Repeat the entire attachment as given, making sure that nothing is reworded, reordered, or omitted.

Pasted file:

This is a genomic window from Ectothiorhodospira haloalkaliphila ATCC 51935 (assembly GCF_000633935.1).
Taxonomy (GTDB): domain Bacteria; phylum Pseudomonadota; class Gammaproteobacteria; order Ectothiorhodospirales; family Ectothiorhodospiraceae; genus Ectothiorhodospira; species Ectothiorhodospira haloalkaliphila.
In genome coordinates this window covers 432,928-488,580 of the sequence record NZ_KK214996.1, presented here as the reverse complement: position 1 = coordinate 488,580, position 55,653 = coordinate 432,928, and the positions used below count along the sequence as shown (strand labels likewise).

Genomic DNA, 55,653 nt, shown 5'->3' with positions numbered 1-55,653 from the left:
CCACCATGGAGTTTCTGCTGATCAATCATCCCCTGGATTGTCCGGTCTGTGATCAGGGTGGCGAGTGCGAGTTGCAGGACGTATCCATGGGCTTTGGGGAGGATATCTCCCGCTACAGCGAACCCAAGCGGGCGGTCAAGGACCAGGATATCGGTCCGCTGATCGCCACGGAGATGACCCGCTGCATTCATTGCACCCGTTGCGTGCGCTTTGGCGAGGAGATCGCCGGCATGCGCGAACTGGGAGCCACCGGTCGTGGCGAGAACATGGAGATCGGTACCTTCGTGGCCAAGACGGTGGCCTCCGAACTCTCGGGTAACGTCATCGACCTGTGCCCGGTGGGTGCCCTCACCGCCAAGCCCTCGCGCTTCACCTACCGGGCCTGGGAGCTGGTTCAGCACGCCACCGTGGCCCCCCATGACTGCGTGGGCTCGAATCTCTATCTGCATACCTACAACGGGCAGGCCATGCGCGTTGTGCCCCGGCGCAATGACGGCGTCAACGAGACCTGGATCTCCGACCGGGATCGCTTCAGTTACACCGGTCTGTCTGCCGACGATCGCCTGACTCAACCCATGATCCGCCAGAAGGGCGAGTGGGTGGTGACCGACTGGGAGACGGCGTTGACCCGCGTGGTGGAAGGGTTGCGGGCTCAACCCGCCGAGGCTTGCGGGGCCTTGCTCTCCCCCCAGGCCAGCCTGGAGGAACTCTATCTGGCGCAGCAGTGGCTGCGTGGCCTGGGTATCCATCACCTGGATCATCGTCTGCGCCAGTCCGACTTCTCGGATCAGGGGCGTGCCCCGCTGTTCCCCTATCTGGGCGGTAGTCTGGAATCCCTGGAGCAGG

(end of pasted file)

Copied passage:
This is a genomic window from Ectothiorhodospira haloalkaliphila ATCC 51935 (assembly GCF_000633935.1).
Taxonomy (GTDB): domain Bacteria; phylum Pseudomonadota; class Gammaproteobacteria; order Ectothiorhodospirales; family Ectothiorhodospiraceae; genus Ectothiorhodospira; species Ectothiorhodospira haloalkaliphila.
In genome coordinates this window covers 432,928-488,580 of the sequence record NZ_KK214996.1, presented here as the reverse complement: position 1 = coordinate 488,580, position 55,653 = coordinate 432,928, and the positions used below count along the sequence as shown (strand labels likewise).

Genomic DNA, 55,653 nt, shown 5'->3' with positions numbered 1-55,653 from the left:
CCACCATGGAGTTTCTGCTGATCAATCATCCCCTGGATTGTCCGGTCTGTGATCAGGGTGGCGAGTGCGAGTTGCAGGACGTATCCATGGGCTTTGGGGAGGATATCTCCCGCTACAGCGAACCCAAGCGGGCGGTCAAGGACCAGGATATCGGTCCGCTGATCGCCACGGAGATGACCCGCTGCATTCATTGCACCCGTTGCGTGCGCTTTGGCGAGGAGATCGCCGGCATGCGCGAACTGGGAGCCACCGGTCGTGGCGAGAACATGGAGATCGGTACCTTCGTGGCCAAGACGGTGGCCTCCGAACTCTCGGGTAACGTCATCGACCTGTGCCCGGTGGGTGCCCTCACCGCCAAGCCCTCGCGCTTCACCTACCGGGCCTGGGAGCTGGTTCAGCACGCCACCGTGGCCCCCCATGACTGCGTGGGCTCGAATCTCTATCTGCATACCTACAACGGGCAGGCCATGCGCGTTGTGCCCCGGCGCAATGACGGCGTCAACGAGACCTGGATCTCCGACCGGGATCGCTTCAGTTACACCGGTCTGTCTGCCGACGATCGCCTGACTCAACCCATGATCCGCCAGAAGGGCGAGTGGGTGGTGACCGACTGGGAGACGGCGTTGACCCGCGTGGTGGAAGGGTTGCGGGCTCAACCCGCCGAGGCTTGCGGGGCCTTGCTCTCCCCCCAGGCCAGCCTGGAGGAACTCTATCTGGCGCAGCAGTGGCTGCGTGGCCTGGGTATCCATCACCTGGATCATCGTCTGCGCCAGTCCGACTTCTCGGATCAGGGGCGTGCCCCGCTGTTCCCCTATCTGGGCGGTAGTCTGGAATCCCTGGAGCAGG